There are residual effects of abuse. Long after the manipulation, the coercion, the mind-games stop, the mind retains the synapses and every new relationship gets filtered by abuse colored glasses. I grew up in an abusive home, and I have worked to change the color of my glasses ever since. My husband, God bless him, has shown long-suffering love as I have been on this journey to heal.
Of course my history is not as dark as others, my memories may not be as horrific as others, but the effects of our histories are very similar, if not the same. We just can’t see “normal” in anyone. And in the end, we can’t see ourselves in a true light either.
I grew up seemingly happy. I remember being the clown of the family, the class achiever and defender of the under-dog, lover of animals, and rowdy enough to play flag-football with the boys. I remember being at church and all the grandpa’s that would talk to me, give me some gum, or pat me on the head and chuckle at my verbose conversations.
Yet when “the change” began to happen I remember a dramatic shift in how I was looked at – quite literally.
I spent my 7th grad year trying to manage the onslaught of butt-grabbing that seemed to be an epidemic in my school. I could not get in my locker, or look through a microscope without getting handled. My sister and I walked home one day, back-to-back as a group of 7 or so guys followed us home. And that was just at school! At home I watched my Dad’s eyes scan my legs as I was ironing clothes. And in my first job cleaning bathrooms at a print shop, I worked hard to ignore the grown men that would by-pass the “do not enter” sign while I worked in order for them to splay themselves before me. There are more stories, worse stories but I think you get the idea.
To say that I was assaulted when I became a young woman is the truth. I may not have been raped or had to endure more devastating sexual assault but the fact remains that I was assaulted. Couple all of this with some wrong teachings on submission from the church, a father who repeatedly told me I was responsible for men’s attention toward me, along with another Christian organizations who believed women had to wear dresses all the time and no make-up in order to be the woman God made me to be, and the knot of the lie only tightened.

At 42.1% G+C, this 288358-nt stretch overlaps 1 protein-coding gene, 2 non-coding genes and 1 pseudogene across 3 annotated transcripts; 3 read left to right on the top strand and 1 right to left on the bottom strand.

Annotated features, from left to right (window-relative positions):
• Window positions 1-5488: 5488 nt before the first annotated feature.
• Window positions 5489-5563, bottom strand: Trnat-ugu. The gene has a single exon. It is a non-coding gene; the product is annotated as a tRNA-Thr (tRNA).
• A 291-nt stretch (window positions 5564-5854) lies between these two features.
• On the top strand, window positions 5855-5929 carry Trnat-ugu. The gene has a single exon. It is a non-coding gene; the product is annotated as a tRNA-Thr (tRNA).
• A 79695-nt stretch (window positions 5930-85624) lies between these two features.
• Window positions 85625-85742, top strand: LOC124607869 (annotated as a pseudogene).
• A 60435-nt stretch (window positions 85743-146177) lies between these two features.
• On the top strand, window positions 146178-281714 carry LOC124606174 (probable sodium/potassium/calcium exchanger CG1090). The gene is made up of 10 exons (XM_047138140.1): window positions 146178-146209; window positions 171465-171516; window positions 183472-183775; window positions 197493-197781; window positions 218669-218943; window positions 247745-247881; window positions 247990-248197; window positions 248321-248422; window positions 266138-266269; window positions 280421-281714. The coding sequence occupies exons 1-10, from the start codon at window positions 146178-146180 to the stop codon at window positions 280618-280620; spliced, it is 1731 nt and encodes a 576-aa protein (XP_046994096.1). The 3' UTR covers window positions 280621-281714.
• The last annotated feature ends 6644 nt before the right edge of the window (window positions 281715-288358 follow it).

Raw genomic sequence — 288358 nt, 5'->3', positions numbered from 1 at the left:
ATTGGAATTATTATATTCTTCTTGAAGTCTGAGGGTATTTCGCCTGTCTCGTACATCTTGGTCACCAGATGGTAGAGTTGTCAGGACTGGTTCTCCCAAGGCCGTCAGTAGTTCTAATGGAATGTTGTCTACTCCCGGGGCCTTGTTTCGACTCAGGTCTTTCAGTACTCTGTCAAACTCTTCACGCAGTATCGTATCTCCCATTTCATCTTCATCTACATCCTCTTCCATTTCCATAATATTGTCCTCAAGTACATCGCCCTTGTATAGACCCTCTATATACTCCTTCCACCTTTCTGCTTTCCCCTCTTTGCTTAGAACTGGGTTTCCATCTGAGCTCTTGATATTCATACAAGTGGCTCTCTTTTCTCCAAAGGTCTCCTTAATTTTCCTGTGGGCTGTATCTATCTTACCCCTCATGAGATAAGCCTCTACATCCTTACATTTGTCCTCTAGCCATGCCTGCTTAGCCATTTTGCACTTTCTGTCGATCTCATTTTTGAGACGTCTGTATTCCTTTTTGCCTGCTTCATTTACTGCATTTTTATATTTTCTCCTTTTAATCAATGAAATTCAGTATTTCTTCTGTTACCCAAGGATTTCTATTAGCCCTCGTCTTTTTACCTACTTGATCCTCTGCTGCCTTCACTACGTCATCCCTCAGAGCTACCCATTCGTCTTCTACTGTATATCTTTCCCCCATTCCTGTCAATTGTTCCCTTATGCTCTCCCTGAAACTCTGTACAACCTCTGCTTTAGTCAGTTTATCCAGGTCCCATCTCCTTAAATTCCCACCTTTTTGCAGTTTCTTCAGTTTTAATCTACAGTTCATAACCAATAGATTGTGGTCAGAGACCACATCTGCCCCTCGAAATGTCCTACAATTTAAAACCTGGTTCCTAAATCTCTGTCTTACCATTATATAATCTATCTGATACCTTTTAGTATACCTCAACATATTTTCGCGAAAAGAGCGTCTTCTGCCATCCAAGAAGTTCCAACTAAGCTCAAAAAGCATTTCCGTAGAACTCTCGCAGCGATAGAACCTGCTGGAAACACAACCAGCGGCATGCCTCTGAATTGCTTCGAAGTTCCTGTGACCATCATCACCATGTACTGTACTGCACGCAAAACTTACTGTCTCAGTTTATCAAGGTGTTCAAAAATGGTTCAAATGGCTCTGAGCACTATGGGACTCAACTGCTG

In that time a switch turned in my head. I no longer felt like Eve who took part in sin and needed redemption. I began to feel like the apple, the forbidden apple. I started to feel that being a woman was the sin.
Yes, I know in my head that I am not responsible for others choices but freeing my soul takes the healing hand of God. It will take the truth moving from my head to my heart. So I apologize that my post today is so dark. Memories have been coming back and I am wrestling to implant the truth within me. My posts have been inconsistent at best lately and this wrestling is the reason. I decided that my blog was supposed to be about the real me. Today you have a glimpse of the real me struggling to heal from real memories of long ago.
So today I pray for myself and for the millions of other women who have suffered sexual assault:
Father – our True Father, Be present with us today. Fill each of us with your eternal love, your unconditional love. Thank you that your love reaches farther and drives deeper than any abuse we have suffered or are suffering.
As we have suffered may we put you in remembrance. May we see where you were in those times of distress and fear.
Help us to identify the lies and give us your truth to replace them. May our faith in you be enough to free our souls and live as truly free women, born to fight for you!
In the power of the Name and Blood of Jesus Christ, Amen!
- The final straw (theage.com.au)
- Mark Driscoll Gets Emotional in Sermon on Sexual Assault (mindfulconsideration.wordpress.com)